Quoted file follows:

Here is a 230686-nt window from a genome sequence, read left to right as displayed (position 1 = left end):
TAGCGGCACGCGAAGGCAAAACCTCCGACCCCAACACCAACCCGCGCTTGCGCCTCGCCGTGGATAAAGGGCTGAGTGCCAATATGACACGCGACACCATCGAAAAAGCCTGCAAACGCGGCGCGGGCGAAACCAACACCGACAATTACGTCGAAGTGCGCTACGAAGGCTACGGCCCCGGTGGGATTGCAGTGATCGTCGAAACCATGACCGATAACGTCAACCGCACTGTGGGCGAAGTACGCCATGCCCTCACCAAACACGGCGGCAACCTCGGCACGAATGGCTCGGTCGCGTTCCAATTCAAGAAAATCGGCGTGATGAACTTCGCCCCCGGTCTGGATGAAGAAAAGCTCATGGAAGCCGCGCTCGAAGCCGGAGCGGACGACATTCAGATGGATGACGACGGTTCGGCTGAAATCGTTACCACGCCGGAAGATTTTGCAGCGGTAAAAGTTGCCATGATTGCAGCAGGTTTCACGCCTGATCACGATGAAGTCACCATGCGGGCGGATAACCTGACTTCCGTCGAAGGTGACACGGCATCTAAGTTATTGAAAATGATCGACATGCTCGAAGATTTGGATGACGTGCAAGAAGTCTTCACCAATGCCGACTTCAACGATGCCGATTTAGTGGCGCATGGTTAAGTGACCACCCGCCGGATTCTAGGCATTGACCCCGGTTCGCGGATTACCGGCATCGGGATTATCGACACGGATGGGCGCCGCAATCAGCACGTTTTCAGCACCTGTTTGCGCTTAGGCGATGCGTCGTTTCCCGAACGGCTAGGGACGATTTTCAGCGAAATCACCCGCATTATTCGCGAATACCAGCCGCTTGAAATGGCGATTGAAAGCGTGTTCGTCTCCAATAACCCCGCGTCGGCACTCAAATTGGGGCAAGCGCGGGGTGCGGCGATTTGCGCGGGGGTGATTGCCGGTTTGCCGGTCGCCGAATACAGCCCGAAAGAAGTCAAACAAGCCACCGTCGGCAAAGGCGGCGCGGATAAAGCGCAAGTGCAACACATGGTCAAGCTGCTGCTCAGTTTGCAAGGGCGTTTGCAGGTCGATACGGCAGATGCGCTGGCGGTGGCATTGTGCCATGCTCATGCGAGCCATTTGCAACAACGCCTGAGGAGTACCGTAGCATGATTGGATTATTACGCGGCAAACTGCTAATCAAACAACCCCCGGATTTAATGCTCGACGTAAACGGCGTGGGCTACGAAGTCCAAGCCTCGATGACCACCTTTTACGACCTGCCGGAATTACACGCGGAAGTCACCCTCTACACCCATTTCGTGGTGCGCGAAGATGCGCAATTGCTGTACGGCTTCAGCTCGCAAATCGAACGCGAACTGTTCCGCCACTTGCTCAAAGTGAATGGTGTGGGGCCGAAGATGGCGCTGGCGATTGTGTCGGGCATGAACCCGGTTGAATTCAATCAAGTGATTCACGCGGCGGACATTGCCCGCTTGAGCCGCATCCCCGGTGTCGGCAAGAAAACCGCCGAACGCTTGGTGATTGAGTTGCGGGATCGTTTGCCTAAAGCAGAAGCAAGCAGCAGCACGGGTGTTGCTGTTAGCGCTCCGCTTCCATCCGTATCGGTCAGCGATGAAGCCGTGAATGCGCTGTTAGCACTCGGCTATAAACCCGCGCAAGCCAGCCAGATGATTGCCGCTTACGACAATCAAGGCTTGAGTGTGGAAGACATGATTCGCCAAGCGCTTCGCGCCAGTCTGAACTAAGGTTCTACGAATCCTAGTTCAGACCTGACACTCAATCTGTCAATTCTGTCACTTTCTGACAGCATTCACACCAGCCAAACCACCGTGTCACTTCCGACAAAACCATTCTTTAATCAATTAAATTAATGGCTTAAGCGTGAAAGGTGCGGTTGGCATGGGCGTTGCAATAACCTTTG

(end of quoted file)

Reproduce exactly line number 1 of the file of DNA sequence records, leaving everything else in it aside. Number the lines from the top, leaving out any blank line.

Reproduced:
Here is a 230686-nt window from a genome sequence, read left to right as displayed (position 1 = left end):